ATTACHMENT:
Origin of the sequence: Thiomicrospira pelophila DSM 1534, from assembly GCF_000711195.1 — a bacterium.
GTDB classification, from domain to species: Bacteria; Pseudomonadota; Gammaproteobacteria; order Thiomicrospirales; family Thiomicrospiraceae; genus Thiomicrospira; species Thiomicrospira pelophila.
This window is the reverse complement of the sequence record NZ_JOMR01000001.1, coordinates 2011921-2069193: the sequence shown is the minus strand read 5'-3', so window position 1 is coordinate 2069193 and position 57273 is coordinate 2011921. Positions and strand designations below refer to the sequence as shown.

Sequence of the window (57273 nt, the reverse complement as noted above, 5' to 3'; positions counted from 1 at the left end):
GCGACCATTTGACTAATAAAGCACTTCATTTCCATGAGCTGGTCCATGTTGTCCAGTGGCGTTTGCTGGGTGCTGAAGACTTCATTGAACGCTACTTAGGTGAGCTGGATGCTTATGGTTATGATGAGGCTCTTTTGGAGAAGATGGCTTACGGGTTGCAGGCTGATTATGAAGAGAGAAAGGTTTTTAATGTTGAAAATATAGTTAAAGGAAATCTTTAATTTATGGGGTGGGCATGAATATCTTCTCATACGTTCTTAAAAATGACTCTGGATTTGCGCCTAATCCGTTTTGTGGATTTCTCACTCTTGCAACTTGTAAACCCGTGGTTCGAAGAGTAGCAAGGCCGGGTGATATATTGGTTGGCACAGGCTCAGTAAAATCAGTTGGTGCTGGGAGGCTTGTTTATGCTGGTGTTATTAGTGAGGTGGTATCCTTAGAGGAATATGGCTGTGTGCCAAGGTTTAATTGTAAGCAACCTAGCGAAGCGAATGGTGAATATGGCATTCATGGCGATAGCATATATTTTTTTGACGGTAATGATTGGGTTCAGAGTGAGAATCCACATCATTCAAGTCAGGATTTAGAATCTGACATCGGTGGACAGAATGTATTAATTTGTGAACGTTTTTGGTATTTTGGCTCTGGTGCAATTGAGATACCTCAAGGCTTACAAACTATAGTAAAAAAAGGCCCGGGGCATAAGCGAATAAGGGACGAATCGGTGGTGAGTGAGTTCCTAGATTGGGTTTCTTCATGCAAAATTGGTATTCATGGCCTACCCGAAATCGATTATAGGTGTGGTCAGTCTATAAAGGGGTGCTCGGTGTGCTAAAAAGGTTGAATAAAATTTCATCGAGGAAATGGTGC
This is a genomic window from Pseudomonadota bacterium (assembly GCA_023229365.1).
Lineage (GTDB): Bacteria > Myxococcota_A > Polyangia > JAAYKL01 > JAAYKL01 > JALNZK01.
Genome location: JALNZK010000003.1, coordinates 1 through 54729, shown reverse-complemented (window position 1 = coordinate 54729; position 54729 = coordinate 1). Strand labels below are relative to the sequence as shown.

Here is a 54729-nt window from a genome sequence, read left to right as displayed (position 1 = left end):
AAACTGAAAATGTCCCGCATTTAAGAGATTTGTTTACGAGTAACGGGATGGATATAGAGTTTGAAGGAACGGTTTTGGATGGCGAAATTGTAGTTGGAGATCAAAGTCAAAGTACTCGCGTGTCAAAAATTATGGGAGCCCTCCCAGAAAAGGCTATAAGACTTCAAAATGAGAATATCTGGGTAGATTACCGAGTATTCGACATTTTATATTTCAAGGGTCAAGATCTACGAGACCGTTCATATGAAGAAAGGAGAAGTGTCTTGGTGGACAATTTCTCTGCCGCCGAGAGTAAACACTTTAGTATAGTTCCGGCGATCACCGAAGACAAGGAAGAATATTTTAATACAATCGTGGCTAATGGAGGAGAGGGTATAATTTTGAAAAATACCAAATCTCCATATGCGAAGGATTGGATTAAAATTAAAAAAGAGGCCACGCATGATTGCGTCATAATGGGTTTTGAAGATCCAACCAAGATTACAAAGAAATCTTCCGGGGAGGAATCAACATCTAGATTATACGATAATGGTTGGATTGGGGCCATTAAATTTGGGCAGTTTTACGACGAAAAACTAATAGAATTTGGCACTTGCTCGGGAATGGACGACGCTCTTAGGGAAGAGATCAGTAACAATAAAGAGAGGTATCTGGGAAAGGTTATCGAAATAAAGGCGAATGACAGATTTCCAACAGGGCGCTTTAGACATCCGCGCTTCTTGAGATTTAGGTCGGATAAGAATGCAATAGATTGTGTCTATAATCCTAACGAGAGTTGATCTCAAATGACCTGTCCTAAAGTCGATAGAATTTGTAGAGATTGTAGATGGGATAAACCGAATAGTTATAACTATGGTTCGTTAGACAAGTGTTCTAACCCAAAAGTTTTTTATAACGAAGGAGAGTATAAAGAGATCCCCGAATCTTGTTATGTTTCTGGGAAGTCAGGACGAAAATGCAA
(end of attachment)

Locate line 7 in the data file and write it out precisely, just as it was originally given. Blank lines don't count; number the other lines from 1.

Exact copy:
Lineage (GTDB): Bacteria > Myxococcota_A > Polyangia > JAAYKL01 > JAAYKL01 > JALNZK01.